Definition of tough in English:
- He knows just how to make tight leggings, rough, tough leathers and plush cashmere absolutely dazzling.
- If you have ever polished some hard, tough material like metal or marble you know how much energy it takes.
- The ground began shacking with such great force, not even the lifeless roots obscured in the grey soil were tough enough to hold up their dying masters.
- Happily, Russian skaters tend to be tough as old boots.
- It then turned out that my grandad is as tough as old boots, and probably just wanted to take attention away from me getting a job.
- Finally there is the underlying truth that Carol is as tough as old boots, and frankly, as sexy as a Sherman tank.
- Brees is smart, tough and had the confidence of his teammates after leading them to 20 wins over the last two years.
- In any case, with Beeching reluctant to play the game and with Marples determined to be tough, it was difficult to predict which lines would be spared in advance.
- I saw the older men trying to demonstrate they were still tough and able.
- As it developed, the Court took a tough approach to applying the law, and did not permit many restrictive agreements.
- The Government was positioning itself nicely to run a campaign based on its tough approach to dealing with asylum seekers.
- But Blunkett's tough approach to social reform could only be argued by a minister free of personal distractions.
- While all agree he is tough and prone to losing his temper, there is almost universal respect for his abilities as a soldier.
- Galvin's characters jump off the page at you whether he is describing a tough young cop like Fox or ‘Beano’ his snout.
- Outside the town centre pubs, tough young men and women in vests, jeans and tattoos were giving each other the thumbs up and cackling with glee.
- Yet, it's a vehicle for tough people venturing into tough areas.
- Brought up the hard way, the Garda believed that for one to become so prominent in such a tough area, there was no doubting Mr Kelly was a highly intelligent man.
- So it's a very, very tough area that the marines are facing here.
- I've been grazing among the blogs and chewing that question like a tough mouthful of cud.
- Hominids had teeth that resembled those of pigs and bears, which can chew tough, fiber-rich food.
- Most of them are sipping coffee, or reading newspapers, or chewing morosely on tough bread.
- I think acting is tough, as it requires great mental discipline.
- These questions require us to make tough decisions about how we distribute our finite resources.
- Also: finishing a tough job requires that you draw your hand theatrically across your brow.
- Sereana Naikelekele says the situation is tough on all five kids.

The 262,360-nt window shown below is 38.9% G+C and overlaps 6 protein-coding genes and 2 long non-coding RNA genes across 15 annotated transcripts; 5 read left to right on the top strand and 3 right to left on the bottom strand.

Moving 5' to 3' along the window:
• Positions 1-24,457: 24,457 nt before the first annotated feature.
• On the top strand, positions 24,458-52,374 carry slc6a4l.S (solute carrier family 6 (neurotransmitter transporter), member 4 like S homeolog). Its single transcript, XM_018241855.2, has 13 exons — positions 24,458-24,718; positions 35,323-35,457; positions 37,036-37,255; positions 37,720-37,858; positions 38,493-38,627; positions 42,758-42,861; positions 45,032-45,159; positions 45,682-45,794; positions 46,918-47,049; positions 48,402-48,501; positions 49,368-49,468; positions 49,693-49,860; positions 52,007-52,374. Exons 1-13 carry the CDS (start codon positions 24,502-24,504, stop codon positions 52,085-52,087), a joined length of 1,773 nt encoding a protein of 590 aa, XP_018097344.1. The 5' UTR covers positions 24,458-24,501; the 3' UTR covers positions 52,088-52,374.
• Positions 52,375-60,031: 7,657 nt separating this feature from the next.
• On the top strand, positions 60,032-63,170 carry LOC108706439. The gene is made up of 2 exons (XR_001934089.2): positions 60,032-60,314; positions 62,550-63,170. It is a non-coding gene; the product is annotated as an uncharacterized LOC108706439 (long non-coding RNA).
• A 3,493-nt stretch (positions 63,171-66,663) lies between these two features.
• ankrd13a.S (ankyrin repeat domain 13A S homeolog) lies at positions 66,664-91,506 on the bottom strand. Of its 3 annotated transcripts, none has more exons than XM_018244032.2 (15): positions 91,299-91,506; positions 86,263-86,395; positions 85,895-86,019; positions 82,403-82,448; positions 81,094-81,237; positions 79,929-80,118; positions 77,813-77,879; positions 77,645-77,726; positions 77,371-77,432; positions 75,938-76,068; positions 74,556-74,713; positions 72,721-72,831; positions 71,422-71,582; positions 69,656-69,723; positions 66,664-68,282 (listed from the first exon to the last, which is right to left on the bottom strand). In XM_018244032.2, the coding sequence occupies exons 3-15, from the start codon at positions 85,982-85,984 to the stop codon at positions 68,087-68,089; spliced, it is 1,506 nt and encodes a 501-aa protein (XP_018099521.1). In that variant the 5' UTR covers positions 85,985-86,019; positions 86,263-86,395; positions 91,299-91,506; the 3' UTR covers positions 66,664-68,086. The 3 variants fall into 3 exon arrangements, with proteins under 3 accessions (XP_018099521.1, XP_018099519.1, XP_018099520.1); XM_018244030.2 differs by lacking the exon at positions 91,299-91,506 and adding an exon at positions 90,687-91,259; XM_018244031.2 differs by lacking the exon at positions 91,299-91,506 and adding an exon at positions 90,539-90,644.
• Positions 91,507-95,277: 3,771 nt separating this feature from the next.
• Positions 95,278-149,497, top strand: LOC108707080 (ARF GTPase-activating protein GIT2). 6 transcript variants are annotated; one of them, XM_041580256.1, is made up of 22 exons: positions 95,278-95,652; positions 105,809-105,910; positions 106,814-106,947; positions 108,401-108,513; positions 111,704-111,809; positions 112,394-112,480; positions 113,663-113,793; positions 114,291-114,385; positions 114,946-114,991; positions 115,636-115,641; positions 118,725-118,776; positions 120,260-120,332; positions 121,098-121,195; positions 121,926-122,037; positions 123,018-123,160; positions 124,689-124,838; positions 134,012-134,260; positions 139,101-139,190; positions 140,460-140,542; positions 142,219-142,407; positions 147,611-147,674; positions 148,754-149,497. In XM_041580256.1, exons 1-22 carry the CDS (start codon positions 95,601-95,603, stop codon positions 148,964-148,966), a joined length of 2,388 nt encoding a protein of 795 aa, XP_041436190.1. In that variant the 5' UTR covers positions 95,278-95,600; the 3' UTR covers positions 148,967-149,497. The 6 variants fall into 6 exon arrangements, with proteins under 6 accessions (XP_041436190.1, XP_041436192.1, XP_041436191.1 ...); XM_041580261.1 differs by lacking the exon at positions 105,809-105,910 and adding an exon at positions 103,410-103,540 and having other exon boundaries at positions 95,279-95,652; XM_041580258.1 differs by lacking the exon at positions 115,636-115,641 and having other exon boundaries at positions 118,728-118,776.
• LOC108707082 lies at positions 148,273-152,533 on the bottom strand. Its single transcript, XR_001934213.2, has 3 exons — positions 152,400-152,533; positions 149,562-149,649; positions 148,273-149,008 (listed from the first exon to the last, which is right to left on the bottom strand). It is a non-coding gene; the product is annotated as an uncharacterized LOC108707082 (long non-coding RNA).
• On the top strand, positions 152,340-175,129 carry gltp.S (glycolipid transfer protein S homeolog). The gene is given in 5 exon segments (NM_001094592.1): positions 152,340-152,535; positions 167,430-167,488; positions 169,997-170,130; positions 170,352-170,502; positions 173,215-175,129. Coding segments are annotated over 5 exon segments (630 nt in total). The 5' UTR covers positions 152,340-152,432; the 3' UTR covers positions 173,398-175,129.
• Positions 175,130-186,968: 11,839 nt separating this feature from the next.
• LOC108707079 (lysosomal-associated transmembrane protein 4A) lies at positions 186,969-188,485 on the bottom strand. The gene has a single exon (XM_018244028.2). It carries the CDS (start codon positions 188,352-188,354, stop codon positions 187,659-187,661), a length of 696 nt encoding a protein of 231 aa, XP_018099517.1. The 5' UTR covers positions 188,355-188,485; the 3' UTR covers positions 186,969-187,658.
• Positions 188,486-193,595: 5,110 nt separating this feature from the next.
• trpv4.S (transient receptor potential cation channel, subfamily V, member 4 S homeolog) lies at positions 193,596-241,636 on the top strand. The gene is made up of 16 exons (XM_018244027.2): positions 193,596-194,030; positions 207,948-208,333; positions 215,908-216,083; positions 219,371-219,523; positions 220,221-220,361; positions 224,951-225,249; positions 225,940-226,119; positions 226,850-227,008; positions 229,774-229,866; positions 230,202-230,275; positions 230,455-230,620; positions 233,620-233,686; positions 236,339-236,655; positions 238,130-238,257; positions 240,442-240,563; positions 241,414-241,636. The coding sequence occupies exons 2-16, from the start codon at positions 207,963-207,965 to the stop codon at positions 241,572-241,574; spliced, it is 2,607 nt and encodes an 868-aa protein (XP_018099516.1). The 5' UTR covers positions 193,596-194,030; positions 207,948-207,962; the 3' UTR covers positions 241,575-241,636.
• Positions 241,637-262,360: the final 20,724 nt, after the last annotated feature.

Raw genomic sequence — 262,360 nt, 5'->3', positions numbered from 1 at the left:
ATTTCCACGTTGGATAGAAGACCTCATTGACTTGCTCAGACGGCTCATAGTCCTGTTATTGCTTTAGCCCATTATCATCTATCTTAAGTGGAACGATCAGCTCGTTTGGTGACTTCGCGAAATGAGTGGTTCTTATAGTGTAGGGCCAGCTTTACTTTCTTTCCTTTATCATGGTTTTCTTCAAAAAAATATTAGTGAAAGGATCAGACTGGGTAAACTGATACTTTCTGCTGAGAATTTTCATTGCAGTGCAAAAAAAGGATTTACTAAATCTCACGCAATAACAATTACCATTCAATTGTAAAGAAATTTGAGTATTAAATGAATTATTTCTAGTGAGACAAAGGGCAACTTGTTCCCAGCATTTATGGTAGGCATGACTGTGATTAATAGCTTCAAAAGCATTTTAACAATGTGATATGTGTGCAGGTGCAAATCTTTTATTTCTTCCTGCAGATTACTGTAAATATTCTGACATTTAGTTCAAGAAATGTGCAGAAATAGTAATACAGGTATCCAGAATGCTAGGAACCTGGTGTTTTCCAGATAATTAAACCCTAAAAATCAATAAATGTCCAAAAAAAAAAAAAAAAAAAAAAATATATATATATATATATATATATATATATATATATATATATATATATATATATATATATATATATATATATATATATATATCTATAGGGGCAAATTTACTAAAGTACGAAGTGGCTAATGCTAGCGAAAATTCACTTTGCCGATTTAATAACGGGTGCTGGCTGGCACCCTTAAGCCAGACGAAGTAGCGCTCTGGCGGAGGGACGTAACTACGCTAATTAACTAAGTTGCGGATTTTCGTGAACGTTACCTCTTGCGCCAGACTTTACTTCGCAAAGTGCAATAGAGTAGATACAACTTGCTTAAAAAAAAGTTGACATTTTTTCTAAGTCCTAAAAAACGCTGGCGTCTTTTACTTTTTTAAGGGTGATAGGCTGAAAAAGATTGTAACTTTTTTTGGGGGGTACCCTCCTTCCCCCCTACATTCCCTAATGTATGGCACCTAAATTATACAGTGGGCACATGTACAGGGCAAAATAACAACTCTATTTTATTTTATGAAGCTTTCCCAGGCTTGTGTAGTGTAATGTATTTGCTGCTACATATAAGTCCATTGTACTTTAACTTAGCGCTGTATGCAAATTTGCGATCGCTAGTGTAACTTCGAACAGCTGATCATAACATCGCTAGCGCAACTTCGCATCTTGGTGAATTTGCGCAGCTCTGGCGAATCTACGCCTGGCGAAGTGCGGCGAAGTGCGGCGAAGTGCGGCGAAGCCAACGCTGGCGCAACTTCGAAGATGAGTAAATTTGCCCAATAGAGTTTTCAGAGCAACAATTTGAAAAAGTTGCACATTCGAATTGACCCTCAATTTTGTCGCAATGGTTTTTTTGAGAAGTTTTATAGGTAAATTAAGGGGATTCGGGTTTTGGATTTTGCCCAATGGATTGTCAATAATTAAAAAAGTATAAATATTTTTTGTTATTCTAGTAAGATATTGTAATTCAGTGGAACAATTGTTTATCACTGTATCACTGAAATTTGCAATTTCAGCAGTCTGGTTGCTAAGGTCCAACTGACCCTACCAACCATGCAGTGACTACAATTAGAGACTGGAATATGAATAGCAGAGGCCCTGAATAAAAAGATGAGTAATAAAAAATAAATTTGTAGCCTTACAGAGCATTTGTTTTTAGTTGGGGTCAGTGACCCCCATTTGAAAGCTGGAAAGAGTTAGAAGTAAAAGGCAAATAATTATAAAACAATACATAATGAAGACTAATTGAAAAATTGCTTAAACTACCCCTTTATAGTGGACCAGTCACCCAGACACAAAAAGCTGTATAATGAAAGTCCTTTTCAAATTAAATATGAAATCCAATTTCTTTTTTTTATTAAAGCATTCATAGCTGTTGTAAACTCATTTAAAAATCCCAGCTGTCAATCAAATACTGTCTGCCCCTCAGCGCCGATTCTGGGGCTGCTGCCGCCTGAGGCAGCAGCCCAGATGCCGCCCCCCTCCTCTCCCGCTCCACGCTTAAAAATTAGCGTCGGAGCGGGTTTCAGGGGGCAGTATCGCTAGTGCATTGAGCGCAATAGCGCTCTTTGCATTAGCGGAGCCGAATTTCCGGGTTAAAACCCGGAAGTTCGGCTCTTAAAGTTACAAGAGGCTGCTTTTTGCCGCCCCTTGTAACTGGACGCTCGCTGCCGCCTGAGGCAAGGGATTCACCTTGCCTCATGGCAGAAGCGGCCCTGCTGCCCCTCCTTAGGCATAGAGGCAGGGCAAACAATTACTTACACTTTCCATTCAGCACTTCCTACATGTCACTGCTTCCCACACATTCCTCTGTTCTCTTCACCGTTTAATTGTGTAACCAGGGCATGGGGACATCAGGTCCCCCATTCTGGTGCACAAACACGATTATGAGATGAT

- It is tough on Maloney that the arduous assignment of a UEFA Cup tie at home to VfB Stuttgart is being billed as if it were the equivalent of finishing school for the player.
- I think it's going to be tough on the mother when that trial comes.
nounBack to top
- They're basically young toughs in these projects, and they're just not responding to any kind of calls for moderation to the violence, not even from their parents, by the way.
- He didn't want unemployed young toughs handing out street justice.
- The three obviously mature gentlemen successfully vanquish a group of unruly young toughs with head butts.
verb(tough it out) informal Back to top
- We've been trying to tough it out but it's difficult to come together in a short space of time under a new coach.
- We always seem to be able to tough it out when things are against us.
- Instead, he tried to use his bully-boy manner and arrogance to tough it out.
An Old English word related to taut (Middle English) the early spelling of which was tought. As a noun, meaning ‘a rough and violent man or youth’, it dates from the 1860s, in the USA. If you are as tough as old boots you are very sturdy or resilient. The earliest version of the phrase was as tough as leather. Before he became the British prime minister or even party leader, Tony Blair made a speech at the Labour Party Conference in September 1993, when he was Shadow Home Secretary. The speech brought him to public attention and included the words: ‘Labour is the party of law and order in Britain today. Tough on crime and tough on the causes of crime’.
a tough nut to crack
- see nut.
- Example sentences
- This toughish walk takes 4-5 hours, but leads through spectacular scenery.
- Ours was toughish and not much on taste either.
- The buffet runs a fish-centric gamut from savory casseroles and coconut-milk stews to toughish scallops and decent sushi.
- Example sentences
- These acts are illegal and have to be pursued vigorously and toughly, without any exceptions.
- However, Britain and the US may struggle to persuade the other three permanent members of the Security Council - France, Russia and China - not to use their vetoes to block such a toughly worded resolution.
- As I have indicated, there is widespread ignorance of penal affairs, and talking toughly about crime and its punishment is a good way to appeal, through that ignorance, to the illiberal and the reactionary.
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